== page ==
Henry William Pickersgill
Henry William Pickersgill in the 1860s
|Born||3 December 1782|
|Died||21 April 1875 (aged 92)|
|Education||École nationale supérieure des Beaux-Arts, Paris|
|Known for||Painter of portraits|
Henry William Pickersgill RA (3 December 1782 – 21 April 1875) was an English painter specialising in portraits. He was a Royal Academician for almost fifty years, and painted many of the most notable figures of his time.
Born in London, Pickersgill was adopted in his youth by a Mr Hall, a silk manufacturer in Spitalfields, who financed his schooling and then took him into the family business. When war caused difficult trading conditions, Pickersgill opted to develop his talent for painting into a career, and was a pupil of landscape artist George Arnald between 1802–1805 before entering the Royal Academy Schools as a student in November 1805.
His early subjects were varied and included landscapes and classical and historical themes, but he eventually settled to portraiture as his speciality. His first exhibit at the Royal Academy was a portrait of his benefactor Mr Hall, and during his lifetime he showed a total of 384 paintings there. He was elected to associate membership of the Academy in November 1822 and full membership in February 1826.
Pickersgill was one of the pre-eminent portrait painters of his day. Robert Peel, William Wordsworth, George Stephenson, Jeremy Bentham, Elizabeth Barrett Browning, Lord Nelson, the Duke of Wellington and Faraday were among the many notable people who sat for him. He famously painted author James Silk Buckingham and his wife Elizabeth in Arab costume in 1816, reflecting Buckingham's own travels in the East as well as the fashion of the times for the Orient. The National Portrait Gallery, London has over 50 of his portraits in its collection, including 16 original oils and 35 engravings after him, along with a small number of portraits of Pickersgill himself by others.
Pickersgill's brother Richard, son Henry Hall and nephew Frederick Richard were also painters. His wife Jeanette published a volume of poetry in 1827 entitled Tales of the Harem. After her death in 1885, Mrs Pickersgill became the first person to be legally cremated in the United Kingdom at Woking Crematorium.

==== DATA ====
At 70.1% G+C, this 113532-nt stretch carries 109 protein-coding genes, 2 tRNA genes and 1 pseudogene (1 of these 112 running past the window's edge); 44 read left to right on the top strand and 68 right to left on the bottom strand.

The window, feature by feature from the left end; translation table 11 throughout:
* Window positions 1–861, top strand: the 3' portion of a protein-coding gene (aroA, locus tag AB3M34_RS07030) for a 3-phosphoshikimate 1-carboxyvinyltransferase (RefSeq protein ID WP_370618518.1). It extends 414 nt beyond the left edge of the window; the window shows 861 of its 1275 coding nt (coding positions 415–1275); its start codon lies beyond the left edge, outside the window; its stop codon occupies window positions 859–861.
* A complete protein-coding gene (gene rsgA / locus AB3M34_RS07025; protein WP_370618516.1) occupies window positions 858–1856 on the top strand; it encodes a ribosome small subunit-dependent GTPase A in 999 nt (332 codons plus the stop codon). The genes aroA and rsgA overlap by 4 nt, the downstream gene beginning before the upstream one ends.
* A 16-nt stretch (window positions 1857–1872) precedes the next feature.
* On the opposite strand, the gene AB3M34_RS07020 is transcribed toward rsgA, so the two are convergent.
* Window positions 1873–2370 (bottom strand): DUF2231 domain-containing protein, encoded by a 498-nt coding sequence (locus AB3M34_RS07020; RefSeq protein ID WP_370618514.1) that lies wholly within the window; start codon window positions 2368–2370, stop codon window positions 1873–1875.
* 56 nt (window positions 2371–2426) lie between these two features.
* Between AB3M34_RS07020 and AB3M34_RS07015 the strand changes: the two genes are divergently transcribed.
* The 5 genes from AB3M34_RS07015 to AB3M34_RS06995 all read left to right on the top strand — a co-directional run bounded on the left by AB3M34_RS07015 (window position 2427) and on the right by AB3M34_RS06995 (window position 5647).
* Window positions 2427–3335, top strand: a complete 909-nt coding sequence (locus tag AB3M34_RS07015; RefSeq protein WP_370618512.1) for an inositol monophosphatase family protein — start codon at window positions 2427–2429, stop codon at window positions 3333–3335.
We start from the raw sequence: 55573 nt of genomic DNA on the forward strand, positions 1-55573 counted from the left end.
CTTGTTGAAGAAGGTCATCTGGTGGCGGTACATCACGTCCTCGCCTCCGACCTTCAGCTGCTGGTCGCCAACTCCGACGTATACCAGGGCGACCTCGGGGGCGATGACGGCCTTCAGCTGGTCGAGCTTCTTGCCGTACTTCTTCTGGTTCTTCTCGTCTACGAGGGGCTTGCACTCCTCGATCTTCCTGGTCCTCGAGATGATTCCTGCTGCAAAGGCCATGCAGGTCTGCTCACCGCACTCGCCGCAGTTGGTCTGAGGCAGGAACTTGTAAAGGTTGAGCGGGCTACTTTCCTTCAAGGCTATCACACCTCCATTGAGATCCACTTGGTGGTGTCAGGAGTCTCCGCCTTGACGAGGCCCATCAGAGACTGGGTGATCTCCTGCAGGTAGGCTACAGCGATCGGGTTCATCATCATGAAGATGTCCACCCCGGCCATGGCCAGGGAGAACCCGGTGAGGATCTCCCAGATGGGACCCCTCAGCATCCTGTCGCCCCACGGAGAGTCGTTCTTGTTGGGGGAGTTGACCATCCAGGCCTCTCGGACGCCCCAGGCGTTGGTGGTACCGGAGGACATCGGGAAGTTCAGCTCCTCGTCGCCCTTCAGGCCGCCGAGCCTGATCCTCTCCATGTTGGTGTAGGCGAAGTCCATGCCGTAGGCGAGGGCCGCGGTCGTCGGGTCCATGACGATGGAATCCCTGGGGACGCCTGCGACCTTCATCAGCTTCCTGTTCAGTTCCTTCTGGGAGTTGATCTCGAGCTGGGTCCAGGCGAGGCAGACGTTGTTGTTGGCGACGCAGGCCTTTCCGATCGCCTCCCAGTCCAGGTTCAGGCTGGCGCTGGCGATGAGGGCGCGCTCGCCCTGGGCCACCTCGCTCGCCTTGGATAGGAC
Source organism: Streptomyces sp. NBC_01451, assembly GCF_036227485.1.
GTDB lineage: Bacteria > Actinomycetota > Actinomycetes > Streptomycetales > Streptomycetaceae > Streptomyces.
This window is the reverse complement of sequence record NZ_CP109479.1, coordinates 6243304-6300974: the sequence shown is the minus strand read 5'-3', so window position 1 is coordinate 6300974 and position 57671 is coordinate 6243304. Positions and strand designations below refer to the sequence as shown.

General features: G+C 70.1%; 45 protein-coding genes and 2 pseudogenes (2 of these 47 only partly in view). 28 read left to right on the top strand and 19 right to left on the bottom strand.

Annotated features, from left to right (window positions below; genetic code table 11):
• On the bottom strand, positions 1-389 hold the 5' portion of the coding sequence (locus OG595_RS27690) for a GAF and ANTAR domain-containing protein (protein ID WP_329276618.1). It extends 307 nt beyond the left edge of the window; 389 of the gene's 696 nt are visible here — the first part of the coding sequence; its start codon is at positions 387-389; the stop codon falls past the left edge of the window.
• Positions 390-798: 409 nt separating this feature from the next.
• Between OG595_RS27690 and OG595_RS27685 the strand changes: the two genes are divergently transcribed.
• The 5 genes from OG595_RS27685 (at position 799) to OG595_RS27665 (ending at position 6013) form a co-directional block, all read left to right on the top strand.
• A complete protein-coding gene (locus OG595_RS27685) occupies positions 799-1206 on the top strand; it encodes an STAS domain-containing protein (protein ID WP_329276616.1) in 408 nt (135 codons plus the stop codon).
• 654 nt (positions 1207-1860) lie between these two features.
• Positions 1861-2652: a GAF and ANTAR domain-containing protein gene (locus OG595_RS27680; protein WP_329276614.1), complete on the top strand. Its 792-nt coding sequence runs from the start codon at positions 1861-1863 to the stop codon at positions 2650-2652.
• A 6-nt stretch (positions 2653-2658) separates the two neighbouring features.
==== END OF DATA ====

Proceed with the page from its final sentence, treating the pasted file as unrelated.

In his will Pickersgill left a bequest to the Royal National Lifeboat Institution. The lifeboat Henry William Pickersgill R.A., which served on the Dover station between 1878–88, was funded by this bequest.
|Wikisource has original text related to this article:|
Letitia Elizabeth Landon's poem The Oriental Nosegay by Pickersgill in her Poetical Sketches of Modern Pictures (in The Troubadour, 1826) probably refers to his Oriental Love Letter (1824) in the R. A. collection.
- F. H. W. Sheppard (General Editor) (1957). "The Wood-Michell estate: Hanbury Street west of Brick Lane". Survey of London: volume 27: Spitalfields and Mile End New Town. Institute of Historical Research. Retrieved 13 August 2013.
- Lee, Sidney, ed. (1896). . Dictionary of National Biography. 45. London: Smith, Elder & Co.
- "Royal Academy of Arts – Henry William Pickersgill, RA". Retrieved 28 January 2009.
- "Object of the Month: Henry William Pickersgill RA (1782–1875), The Oriental Love Letter". Royal Academy website. July 2008. Retrieved 29 January 2009.
- "Portraits by Henry William Pickersgill at the National Portrait gallery, London". Retrieved 30 September 2008.
- "Portraits of Pickersgill at the National Portrait Gallery in London". Retrieved 30 September 2008.
- "Wills and Bequests". Illustrated London News. 5 June 1875. Retrieved 28 January 2009.
- "How cremation became the way to go". BBC News Online. 25 March 2009. Retrieved 25 March 2009.
- "Previous Dover Lifeboats". Dover Lifeboat website. Archived from the original on 24 March 2007. Retrieved 30 September 2008.
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